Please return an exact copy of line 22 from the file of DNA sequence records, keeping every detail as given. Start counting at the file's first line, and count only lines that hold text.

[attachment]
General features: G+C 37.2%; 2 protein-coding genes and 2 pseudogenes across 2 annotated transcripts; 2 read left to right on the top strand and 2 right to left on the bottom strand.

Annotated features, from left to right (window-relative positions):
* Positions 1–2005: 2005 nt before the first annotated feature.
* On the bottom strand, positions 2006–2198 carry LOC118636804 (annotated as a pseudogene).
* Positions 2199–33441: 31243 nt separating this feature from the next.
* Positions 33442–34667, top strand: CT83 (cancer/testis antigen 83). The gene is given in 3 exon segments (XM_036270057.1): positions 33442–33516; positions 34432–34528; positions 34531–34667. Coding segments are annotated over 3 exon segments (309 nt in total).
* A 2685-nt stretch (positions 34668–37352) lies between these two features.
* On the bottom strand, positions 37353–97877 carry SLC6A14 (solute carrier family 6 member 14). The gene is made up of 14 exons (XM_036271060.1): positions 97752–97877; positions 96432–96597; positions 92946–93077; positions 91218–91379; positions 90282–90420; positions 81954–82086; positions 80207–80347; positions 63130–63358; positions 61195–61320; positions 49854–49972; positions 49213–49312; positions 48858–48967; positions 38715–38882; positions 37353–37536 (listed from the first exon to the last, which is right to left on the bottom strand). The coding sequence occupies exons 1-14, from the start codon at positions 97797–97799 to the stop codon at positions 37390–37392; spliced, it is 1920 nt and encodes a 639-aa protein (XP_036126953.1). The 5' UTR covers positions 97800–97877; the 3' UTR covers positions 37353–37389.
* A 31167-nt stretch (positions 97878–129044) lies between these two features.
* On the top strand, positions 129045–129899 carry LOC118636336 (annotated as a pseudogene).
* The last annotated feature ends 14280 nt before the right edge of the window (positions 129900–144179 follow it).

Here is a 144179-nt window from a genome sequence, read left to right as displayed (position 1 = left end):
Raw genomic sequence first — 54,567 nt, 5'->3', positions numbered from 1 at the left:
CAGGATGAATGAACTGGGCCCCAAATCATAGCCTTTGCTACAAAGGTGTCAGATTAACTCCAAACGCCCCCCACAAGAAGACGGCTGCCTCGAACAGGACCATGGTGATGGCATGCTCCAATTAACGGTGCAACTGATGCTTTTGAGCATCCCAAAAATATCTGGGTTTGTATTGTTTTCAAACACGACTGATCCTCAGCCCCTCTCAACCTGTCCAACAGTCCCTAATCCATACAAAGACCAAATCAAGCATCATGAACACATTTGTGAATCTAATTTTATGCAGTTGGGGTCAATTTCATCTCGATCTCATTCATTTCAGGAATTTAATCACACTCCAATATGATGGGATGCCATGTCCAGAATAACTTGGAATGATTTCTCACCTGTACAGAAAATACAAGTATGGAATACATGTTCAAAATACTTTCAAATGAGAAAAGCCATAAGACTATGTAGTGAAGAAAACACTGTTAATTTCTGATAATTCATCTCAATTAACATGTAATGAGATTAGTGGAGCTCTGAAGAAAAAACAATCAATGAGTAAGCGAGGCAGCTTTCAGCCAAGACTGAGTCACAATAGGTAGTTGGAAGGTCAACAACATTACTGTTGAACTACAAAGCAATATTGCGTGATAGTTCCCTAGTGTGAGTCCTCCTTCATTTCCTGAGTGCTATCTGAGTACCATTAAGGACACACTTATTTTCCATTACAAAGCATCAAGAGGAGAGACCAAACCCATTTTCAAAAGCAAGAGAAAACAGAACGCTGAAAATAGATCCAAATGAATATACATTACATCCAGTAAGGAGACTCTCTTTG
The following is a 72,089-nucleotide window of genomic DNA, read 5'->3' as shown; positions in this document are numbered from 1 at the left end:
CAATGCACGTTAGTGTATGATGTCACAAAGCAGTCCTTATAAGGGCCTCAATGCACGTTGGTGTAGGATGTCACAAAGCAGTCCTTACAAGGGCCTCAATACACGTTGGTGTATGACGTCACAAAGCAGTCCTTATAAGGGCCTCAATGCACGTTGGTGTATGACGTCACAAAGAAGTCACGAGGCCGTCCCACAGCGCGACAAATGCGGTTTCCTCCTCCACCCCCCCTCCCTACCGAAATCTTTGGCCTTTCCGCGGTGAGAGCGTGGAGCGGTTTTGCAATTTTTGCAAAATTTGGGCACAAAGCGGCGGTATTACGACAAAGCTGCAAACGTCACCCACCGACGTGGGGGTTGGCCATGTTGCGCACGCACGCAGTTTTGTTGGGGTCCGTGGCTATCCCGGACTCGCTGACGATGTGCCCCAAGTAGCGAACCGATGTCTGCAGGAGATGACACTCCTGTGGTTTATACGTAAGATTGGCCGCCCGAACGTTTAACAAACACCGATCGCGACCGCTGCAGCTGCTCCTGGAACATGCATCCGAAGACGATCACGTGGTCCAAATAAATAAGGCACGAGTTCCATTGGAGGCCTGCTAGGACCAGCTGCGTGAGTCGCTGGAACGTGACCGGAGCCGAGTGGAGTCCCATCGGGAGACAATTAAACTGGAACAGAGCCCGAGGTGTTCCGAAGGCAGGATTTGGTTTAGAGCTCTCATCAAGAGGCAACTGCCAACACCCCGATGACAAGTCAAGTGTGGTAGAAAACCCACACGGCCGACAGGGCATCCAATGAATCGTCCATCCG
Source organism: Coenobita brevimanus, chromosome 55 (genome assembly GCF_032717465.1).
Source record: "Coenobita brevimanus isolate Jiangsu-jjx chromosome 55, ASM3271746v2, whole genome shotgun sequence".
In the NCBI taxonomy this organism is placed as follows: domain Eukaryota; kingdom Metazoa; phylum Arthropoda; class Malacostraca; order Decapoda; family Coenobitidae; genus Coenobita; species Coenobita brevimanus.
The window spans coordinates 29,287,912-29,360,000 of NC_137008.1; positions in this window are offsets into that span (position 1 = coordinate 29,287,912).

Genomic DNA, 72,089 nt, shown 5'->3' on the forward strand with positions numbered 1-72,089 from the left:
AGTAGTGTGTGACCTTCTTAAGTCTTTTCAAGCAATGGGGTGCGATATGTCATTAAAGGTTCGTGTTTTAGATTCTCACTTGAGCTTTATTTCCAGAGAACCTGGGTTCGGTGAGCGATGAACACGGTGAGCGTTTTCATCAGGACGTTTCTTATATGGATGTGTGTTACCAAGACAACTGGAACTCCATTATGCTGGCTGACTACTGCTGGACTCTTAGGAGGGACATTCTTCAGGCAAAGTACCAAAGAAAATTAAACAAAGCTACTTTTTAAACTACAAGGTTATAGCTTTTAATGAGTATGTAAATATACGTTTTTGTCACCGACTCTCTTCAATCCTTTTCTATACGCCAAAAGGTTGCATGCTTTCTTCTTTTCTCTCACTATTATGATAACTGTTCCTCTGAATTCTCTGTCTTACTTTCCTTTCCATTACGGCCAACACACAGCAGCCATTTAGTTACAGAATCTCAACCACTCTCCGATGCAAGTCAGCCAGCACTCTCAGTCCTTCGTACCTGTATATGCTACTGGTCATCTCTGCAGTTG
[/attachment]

AGTAGTGTGTGACCTTCTTAAGTCTTTTCAAGCAATGGGGTGCGATATGTCATTAAAGGTTCGTGTTTTAGATTCTCACTTGAGCTTTATTTCCAGAGAACCTGGGTTCGGTGAGCGATGAACACGGTGAGCGTTTTCATCAGGACGTTTCTTATATGGATGTGTGTTACCAAGACAACTGGAACTCCATTATGCTGGCTGACTACTGCTGGACTCTTAGGAGGGACATTCTTCAGGCAAAGTACCAAAGAAAATTAAACAAAGCTACTTTTTAAACTACAAGGTTATAGCTTTTAATGAGTATGTAAATATACGTTTTTGTCACCGACTCTCTTCAATCCTTTTCTATACGCCAAAAGGTTGCATGCTTTCTTCTTTTCTCTCACTATTATGATAACTGTTCCTCTGAATTCTCTGTCTTACTTTCCTTTCCATTACGGCCAACACACAGCAGCCATTTAGTTACAGAATCTCAACCACTCTCCGATGCAAGTCAGCCAGCACTCTCAGTCCTTCGTACCTGTATATGCTACTGGTCATCTCTGCAGTTG